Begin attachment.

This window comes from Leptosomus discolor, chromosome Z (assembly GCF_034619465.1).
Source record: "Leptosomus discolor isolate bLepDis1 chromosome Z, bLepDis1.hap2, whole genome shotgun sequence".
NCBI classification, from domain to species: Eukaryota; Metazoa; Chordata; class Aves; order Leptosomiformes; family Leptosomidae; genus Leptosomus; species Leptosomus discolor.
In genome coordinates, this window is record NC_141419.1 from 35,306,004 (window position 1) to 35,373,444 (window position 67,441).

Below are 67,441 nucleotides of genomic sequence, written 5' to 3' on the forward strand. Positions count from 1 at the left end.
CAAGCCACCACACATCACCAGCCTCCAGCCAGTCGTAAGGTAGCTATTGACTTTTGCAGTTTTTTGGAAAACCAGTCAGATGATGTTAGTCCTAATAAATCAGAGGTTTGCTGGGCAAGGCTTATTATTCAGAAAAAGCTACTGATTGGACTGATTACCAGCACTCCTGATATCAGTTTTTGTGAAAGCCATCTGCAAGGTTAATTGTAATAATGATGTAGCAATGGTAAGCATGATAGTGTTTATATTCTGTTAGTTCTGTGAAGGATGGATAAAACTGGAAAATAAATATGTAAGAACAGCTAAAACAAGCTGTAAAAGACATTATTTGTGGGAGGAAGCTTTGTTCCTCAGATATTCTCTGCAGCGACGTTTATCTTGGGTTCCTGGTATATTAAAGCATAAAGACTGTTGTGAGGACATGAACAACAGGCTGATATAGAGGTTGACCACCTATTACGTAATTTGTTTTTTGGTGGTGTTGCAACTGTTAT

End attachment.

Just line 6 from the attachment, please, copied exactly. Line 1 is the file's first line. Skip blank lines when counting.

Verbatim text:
CAAGCCACCACACATCACCAGCCTCCAGCCAGTCGTAAGGTAGCTATTGACTTTTGCAGTTTTTTGGAAAACCAGTCAGATGATGTTAGTCCTAATAAATCAGAGGTTTGCTGGGCAAGGCTTATTATTCAGAAAAAGCTACTGATTGGACTGATTACCAGCACTCCTGATATCAGTTTTTGTGAAAGCCATCTGCAAGGTTAATTGTAATAATGATGTAGCAATGGTAAGCATGATAGTGTTTATATTCTGTTAGTTCTGTGAAGGATGGATAAAACTGGAAAATAAATATGTAAGAACAGCTAAAACAAGCTGTAAAAGACATTATTTGTGGGAGGAAGCTTTGTTCCTCAGATATTCTCTGCAGCGACGTTTATCTTGGGTTCCTGGTATATTAAAGCATAAAGACTGTTGTGAGGACATGAACAACAGGCTGATATAGAGGTTGACCACCTATTACGTAATTTGTTTTTTGGTGGTGTTGCAACTGTTAT